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Huawei Mate 30 Pro camera: What we want to see

Huawei Mate 30 Pro camera: What we want to see

The Huawei Mate 30 Pro will be the photographic successor to the Huawei P30 Pro, perhaps the most versatile phone camera money can buy today.

This next phone, which is due to be announced on September 19 2019, has a lot to prove. Huawei has become a master of phone photography and few of us would have guessed it could pull this off before 2017. But it only means Huawei has high standards to beat with the Mate 30 Pro. Being king is not easy.

But how do you top not just one classic camera phone, but three? The Huawei P20 Pro and Mate 20 Pro were both photographic smash hits.

Here’s what we want to see from the  Mate 30 Pro camera.

Related: Huawei Mate 30

1. A larger, higher-res zoom sensor

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One of the most impressive parts of the Huawei P30 Pro also highlights a key weakness. The phone’s amazing zoom camera only has a 1/4-inch 8-megapixel sensor.

It’s the kind of hardware you might have seen in older front cameras, before phone makers decided, or realised, they are just about as important as the rear gear. Down at pixel level you can tell its images are made using lower-end hardware than the rest of the cameras, particularly when you go beyond the “native” 5X zoom.

Let’s not hate on the Huawei P30 Pro. For its size and resolution it can take some surprisingly potent pictures.

However, the engineering put into the P30 Pro’s periscope zoom deserves better. The lens magnification is so great, it needs to use a mirror to divert the light by 90 degrees so it fires across the body rather than “through” it. There’s not enough room to the phone’s thickness to fit in the required lens elements.

These folded optics mean the sensor can be no thicker than the shell of the phone itself. A 1/4-inch sensor has a diagonal measurement of 6.35mm, and the phone itself is only 8.4mm thick.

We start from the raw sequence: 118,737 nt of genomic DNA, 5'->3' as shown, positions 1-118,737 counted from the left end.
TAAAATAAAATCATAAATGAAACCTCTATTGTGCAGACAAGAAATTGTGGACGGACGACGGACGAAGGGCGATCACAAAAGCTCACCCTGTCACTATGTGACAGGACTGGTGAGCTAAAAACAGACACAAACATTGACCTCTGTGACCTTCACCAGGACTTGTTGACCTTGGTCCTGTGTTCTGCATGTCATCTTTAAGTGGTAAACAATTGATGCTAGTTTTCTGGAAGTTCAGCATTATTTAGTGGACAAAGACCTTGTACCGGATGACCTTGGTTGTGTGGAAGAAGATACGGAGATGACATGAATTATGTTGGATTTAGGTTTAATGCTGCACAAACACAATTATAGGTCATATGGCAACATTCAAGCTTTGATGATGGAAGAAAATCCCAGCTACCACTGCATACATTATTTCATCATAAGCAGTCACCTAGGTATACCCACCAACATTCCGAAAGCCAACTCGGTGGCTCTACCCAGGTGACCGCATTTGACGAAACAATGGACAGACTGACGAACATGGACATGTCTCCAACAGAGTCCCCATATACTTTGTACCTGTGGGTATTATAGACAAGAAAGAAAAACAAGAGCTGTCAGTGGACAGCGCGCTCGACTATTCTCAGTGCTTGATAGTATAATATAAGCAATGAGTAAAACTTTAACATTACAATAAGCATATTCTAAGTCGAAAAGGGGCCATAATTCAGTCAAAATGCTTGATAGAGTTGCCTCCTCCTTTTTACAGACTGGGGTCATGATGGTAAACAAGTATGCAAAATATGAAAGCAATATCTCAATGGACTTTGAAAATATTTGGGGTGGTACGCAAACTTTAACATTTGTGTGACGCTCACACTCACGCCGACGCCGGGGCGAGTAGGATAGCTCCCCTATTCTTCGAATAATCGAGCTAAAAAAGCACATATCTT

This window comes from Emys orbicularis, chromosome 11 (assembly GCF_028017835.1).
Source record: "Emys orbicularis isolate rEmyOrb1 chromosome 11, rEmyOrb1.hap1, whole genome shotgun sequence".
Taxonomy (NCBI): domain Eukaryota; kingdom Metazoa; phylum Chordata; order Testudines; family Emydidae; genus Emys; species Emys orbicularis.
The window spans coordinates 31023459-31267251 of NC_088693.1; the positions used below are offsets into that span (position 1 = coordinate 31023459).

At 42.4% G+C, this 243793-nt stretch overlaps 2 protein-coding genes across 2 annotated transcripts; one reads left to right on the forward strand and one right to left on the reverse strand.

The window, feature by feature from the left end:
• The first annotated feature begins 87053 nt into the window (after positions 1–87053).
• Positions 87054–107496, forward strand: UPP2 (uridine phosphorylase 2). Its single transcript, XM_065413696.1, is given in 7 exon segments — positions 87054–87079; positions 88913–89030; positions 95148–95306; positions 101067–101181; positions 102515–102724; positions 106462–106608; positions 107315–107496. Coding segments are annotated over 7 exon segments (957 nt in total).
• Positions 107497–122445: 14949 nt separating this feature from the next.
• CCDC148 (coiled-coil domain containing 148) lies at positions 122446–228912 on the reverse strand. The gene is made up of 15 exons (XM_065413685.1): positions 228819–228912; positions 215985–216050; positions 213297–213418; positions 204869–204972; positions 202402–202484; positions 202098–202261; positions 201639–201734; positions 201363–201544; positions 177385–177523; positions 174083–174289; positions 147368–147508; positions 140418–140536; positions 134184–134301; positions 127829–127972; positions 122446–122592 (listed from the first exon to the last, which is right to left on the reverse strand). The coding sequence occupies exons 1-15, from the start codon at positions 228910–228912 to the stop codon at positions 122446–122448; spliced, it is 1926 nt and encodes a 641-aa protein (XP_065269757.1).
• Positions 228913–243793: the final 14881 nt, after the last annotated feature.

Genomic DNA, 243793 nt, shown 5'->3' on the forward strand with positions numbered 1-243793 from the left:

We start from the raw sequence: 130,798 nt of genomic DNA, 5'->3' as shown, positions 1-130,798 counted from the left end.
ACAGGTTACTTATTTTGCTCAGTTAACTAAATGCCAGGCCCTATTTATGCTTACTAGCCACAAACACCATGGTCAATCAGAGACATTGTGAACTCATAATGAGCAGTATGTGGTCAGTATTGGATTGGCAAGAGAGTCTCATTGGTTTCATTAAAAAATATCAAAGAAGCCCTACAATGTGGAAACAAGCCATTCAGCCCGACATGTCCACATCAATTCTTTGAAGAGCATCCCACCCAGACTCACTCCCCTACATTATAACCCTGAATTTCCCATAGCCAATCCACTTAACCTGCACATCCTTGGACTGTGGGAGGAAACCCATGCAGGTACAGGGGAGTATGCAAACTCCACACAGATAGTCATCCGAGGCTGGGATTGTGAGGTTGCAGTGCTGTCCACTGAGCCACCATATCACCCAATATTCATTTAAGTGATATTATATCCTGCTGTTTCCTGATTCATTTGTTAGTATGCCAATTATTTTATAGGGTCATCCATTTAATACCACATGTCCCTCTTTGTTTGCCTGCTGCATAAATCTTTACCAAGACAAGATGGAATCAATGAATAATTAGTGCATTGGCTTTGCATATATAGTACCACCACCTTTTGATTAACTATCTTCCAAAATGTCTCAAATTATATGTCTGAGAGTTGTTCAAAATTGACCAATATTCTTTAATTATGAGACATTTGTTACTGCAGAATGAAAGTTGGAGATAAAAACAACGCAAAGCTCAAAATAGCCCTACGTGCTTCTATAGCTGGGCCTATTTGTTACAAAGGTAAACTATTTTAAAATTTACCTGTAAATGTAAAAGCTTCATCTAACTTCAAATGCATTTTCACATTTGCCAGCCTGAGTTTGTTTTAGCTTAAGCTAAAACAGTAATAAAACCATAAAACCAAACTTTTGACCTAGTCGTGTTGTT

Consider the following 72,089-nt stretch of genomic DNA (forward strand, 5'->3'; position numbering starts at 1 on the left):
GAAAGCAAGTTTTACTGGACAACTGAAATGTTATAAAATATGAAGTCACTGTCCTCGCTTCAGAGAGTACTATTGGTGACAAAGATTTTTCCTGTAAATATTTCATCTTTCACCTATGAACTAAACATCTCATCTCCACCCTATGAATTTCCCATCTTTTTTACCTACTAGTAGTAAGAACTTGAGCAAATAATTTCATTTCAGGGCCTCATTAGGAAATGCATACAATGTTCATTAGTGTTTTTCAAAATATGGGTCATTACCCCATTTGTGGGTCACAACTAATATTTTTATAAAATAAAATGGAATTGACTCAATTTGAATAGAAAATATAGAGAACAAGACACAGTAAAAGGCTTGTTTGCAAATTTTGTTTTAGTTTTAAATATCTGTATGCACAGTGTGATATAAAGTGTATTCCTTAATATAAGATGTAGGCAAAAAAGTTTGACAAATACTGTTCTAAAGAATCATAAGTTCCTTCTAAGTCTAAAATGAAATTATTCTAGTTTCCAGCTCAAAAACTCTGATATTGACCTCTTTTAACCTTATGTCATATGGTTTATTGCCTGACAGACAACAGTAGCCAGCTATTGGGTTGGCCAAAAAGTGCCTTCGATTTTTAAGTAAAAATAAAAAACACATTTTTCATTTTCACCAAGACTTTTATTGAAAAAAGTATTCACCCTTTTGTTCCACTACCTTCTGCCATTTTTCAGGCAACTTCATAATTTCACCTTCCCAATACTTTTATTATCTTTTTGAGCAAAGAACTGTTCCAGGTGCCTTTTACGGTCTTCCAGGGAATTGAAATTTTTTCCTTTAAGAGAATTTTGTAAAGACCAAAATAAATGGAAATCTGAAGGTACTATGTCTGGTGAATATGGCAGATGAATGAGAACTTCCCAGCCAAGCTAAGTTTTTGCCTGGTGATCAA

Clever, and potentially fault-introducing, engineering could be used to fit in a larger sensor. Or Huawei could potentially work on a dual mirror system that lets the mirror sit flush to the back (or front) casing again. The lens design involved in making this solid enough to capture pin-sharp 12MP or above images seems very challenging, though. We’d be lucky to get this in the Huawei Mate 30 Pro camera, but no phone maker can currently beat the tech dynamism of Huawei. So who knows?

How likely? Some kind of zoom improvement seems believable, but the engineering issues here are real tricky.

2. Smarter ultra-zoom processing, like the Pixel 3

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Image credit: Image Sensors World

The Huawei P30 Pro has the most impressive phone zoom around. It lets you pull all the way in to 50x.

Search for the right P30 Pro hashtag on Twitter and you’ll find a bunch of examples. There’s one problem. 50x zoom images look rubbish as soon as you actually look at them properly.

One way to improve them, other than adding a better lens and sensor combo, is to introduce clever tricks. For example, Google uses the Pixel 3’s OIS motor to move the sensor ever so slightly between exposures, as a form of semi-physical interpolation.

Normal interpolation (in upscaling) is where the information between the actual image pixels is “made up” using algorithms that guess what the real image data is likely to be. Google’s Super Zoom gives this process a physical aid.

If Huawei used something similar in the Huawei P30 Pro’s zoom, we could end up with much better far-zoomed images. This may only work when the phone is on a tripod or resting against a hard surface, though. When used handheld the OIS already has to deal with your hand movements, which are effectively amplified by the long focal length.